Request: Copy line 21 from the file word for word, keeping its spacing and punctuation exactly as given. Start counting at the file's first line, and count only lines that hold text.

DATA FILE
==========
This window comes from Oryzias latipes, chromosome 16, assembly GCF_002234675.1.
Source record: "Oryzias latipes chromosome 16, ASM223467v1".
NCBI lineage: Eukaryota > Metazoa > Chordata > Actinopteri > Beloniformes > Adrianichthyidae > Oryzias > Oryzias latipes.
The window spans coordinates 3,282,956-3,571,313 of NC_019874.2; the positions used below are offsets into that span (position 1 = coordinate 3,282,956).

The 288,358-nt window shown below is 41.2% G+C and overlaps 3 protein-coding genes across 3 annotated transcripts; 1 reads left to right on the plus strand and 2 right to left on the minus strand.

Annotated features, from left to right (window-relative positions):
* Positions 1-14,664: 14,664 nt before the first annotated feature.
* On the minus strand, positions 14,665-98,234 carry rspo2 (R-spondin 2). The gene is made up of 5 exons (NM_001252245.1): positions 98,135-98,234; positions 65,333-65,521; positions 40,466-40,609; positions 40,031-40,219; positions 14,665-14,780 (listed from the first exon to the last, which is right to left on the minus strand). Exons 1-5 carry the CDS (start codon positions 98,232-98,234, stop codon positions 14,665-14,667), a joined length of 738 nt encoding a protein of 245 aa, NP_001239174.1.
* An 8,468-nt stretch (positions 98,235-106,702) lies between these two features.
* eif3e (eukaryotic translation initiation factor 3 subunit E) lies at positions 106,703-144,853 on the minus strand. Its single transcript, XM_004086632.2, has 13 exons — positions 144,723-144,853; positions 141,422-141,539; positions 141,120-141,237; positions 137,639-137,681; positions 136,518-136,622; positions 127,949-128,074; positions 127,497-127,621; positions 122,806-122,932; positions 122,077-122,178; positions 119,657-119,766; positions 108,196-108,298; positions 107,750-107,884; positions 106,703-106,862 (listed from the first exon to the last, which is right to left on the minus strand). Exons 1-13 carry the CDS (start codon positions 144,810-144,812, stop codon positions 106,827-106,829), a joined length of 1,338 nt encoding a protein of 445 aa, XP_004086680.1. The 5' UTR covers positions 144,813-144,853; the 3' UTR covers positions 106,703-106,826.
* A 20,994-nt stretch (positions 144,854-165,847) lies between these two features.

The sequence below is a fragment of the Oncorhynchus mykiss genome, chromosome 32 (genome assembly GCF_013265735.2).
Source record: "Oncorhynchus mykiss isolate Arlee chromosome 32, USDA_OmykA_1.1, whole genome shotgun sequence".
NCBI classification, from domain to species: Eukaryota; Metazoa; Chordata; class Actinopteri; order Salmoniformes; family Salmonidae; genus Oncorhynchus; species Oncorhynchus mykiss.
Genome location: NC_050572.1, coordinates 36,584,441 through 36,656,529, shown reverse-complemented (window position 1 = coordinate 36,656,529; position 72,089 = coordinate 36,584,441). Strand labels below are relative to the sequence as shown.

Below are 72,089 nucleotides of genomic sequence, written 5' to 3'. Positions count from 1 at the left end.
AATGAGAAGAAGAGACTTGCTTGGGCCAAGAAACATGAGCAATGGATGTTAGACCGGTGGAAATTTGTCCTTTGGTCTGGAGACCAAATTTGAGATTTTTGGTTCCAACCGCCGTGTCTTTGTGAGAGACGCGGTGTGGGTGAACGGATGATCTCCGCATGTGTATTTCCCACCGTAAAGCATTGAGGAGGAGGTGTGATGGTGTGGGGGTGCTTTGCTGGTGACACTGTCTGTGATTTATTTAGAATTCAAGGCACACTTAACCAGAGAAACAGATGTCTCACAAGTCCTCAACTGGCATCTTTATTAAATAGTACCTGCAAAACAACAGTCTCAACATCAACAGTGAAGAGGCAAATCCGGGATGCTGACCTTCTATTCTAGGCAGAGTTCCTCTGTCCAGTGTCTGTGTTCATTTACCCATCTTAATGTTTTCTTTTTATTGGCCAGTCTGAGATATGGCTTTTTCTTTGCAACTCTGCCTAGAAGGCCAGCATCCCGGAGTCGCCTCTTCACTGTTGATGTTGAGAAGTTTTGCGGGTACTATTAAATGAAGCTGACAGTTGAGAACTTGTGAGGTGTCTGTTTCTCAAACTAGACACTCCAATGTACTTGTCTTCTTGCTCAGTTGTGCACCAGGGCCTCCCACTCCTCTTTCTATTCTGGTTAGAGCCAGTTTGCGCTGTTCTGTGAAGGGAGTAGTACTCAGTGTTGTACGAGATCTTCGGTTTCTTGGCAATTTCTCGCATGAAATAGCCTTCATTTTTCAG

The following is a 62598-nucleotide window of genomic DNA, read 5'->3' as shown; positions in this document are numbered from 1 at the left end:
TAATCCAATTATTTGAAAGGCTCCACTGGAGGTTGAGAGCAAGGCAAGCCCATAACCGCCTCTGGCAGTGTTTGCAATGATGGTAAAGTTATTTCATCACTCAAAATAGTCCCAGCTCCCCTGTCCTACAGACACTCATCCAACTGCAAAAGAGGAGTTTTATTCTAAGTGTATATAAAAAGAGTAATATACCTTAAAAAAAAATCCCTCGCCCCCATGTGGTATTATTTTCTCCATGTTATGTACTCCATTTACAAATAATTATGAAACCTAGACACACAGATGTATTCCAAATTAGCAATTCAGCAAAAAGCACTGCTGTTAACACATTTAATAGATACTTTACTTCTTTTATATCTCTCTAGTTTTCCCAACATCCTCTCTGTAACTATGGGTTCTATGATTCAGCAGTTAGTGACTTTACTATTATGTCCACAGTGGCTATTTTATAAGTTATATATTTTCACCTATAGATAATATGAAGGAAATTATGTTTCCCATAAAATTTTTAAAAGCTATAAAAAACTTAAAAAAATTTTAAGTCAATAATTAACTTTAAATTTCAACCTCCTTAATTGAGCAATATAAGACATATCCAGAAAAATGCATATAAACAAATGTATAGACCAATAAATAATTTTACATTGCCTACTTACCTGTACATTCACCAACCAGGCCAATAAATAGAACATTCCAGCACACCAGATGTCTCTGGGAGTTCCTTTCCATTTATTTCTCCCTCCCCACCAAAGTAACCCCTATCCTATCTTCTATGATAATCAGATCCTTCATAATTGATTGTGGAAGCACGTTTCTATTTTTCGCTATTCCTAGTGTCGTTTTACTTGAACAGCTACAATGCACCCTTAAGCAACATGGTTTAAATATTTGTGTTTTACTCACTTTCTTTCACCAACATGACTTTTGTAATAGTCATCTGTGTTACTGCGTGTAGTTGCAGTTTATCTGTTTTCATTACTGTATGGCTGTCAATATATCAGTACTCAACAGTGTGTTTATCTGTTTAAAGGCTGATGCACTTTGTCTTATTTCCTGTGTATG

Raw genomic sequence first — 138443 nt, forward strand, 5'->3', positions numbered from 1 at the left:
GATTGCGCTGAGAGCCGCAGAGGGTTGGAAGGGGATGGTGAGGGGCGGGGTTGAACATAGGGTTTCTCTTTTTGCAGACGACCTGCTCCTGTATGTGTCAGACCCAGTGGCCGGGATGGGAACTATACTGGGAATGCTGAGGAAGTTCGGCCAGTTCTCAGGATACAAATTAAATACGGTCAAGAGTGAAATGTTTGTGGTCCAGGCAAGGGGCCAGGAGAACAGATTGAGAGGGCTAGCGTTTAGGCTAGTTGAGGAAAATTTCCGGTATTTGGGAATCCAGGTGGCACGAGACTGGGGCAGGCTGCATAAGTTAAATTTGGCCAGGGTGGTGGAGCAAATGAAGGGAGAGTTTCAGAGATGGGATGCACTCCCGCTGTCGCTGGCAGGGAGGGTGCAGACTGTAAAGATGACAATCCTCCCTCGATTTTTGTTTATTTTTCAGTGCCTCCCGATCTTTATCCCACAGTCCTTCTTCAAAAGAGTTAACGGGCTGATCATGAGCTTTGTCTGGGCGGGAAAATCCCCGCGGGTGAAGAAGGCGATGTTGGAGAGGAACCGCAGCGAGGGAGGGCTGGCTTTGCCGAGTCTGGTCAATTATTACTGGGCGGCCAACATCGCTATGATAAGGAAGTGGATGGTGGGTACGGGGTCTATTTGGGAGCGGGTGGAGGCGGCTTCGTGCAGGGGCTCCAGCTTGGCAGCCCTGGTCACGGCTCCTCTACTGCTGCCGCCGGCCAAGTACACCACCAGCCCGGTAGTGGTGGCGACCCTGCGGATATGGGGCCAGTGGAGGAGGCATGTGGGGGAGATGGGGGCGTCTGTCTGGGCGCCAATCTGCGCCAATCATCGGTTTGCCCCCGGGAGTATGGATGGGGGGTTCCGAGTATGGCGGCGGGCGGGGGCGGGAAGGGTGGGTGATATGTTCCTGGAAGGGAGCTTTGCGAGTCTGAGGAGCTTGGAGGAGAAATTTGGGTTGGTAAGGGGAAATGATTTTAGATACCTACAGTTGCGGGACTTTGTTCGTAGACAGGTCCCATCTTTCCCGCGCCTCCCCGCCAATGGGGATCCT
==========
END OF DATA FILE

GATTGCGCTGAGAGCCGCAGAGGGTTGGAAGGGGATGGTGAGGGGCGGGGTTGAACATAGGGTTTCTCTTTTTGCAGACGACCTGCTCCTGTATGTGTCAGACCCAGTGGCCGGGATGGGAACTATACTGGGAATGCTGAGGAAGTTCGGCCAGTTCTCAGGATACAAATTAAATACGGTCAAGAGTGAAATGTTTGTGGTCCAGGCAAGGGGCCAGGAGAACAGATTGAGAGGGCTAGCGTTTAGGCTAGTTGAGGAAAATTTCCGGTATTTGGGAATCCAGGTGGCACGAGACTGGGGCAGGCTGCATAAGTTAAATTTGGCCAGGGTGGTGGAGCAAATGAAGGGAGAGTTTCAGAGATGGGATGCACTCCCGCTGTCGCTGGCAGGGAGGGTGCAGACTGTAAAGATGACAATCCTCCCTCGATTTTTGTTTATTTTTCAGTGCCTCCCGATCTTTATCCCACAGTCCTTCTTCAAAAGAGTTAACGGGCTGATCATGAGCTTTGTCTGGGCGGGAAAATCCCCGCGGGTGAAGAAGGCGATGTTGGAGAGGAACCGCAGCGAGGGAGGGCTGGCTTTGCCGAGTCTGGTCAATTATTACTGGGCGGCCAACATCGCTATGATAAGGAAGTGGATGGTGGGTACGGGGTCTATTTGGGAGCGGGTGGAGGCGGCTTCGTGCAGGGGCTCCAGCTTGGCAGCCCTGGTCACGGCTCCTCTACTGCTGCCGCCGGCCAAGTACACCACCAGCCCGGTAGTGGTGGCGACCCTGCGGATATGGGGCCAGTGGAGGAGGCATGTGGGGGAGATGGGGGCGTCTGTCTGGGCGCCAATCTGCGCCAATCATCGGTTTGCCCCCGGGAGTATGGATGGGGGGTTCCGAGTATGGCGGCGGGCGGGGGCGGGAAGGGTGGGTGATATGTTCCTGGAAGGGAGCTTTGCGAGTCTGAGGAGCTTGGAGGAGAAATTTGGGTTGGTAAGGGGAAATGATTTTAGATACCTACAGTTGCGGGACTTTGTTCGTAGACAGGTCCCATCTTTCCCGCGCCTCCCCGCCAATGGGGATCCT